However, it’s important to understand that someone with general power of attorney can still change the circumstances surrounding a will. Specifically, they can make changes to your estate, essentially, before it becomes your estate. While it has limitations, general power of attorney is a sweeping grant of authority. They can make significant financial decisions on your behalf, which means that they can often restructure your personal finances according to their own best judgment. This can functionally invalidate sections of your will if the power of attorney dissolves or changes assets that you had assigned to various heirs.
For example, say you write a will which gives all of your investments to Sam and all of your cash holdings to Sally. You then make Sally your power of attorney. During your last years, Sally liquidates all of your investments, saying that she wants the cash to take care of you and pay for any expenses. Whatever her intentions, Sally has rearranged your estate in function if not in form. She will now get everything and Sam nothing, because all of your assets are in cash and there are no investments left for Sam to inherit.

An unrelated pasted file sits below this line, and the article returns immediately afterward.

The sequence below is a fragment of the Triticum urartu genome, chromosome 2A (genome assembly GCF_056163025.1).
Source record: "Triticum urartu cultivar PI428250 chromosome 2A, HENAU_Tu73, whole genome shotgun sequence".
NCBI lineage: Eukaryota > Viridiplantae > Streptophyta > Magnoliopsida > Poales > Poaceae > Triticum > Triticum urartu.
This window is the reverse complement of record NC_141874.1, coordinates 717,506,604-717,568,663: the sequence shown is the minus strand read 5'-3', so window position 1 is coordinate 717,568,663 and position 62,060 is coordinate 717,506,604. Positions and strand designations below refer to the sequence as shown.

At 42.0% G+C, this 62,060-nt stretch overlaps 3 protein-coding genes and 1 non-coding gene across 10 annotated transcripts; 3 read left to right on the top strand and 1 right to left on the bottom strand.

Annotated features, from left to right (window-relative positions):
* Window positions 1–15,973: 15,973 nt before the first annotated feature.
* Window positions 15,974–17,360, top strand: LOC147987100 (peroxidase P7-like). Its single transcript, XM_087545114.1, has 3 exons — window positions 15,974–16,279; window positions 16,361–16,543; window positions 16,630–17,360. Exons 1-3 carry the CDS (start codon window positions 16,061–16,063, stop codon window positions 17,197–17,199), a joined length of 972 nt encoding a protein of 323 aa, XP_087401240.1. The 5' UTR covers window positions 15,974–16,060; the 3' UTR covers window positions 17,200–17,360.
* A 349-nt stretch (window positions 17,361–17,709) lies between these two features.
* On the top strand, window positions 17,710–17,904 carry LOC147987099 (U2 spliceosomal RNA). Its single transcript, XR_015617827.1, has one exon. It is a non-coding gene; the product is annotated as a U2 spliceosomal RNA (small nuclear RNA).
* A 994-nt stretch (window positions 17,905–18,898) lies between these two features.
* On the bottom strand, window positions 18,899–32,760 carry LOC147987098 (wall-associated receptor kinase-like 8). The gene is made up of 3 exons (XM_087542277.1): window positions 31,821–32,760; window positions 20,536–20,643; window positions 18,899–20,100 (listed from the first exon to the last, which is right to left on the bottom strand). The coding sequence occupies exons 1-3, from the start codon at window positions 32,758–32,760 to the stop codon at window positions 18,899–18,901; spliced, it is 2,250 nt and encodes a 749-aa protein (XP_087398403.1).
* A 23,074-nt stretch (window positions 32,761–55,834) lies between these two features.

This does not always require bad faith and unfair dealing, although that can happen, too. Someone with your power of attorney may restructure your assets out of a sincere belief in your best interests, not realizing that they may blow up your estate planning in the process. As a result, if you include a general power of attorney as part of your elder care plan it is essential to discuss your estate wishes with them in advance.
In a Nutshell
Someone with your power of attorney cannot change your will, nor can someone write one on your behalf. However, that person can change your assets to shift how your will works in practice, so be certain to speak with your power of attorney about your wishes before making any assignments.
Estate Planning Tips
- When it comes time to make an estate plan, a lot of moving pieces can come into play. How do you want to divide up your assets? What do you think you will have? Who will need taking care of, and who will you want in charge of it all? With SmartAsset’s matching tool you can find a financial advisor in your area to help talk all of this through. If you’re ready, get started now.
- Whether you’re a grantee, someone with power of attorney or an executor, it’s important to understand what’s in the nest egg. Using a free retirement calculator is a good way to get a quick estimate of that.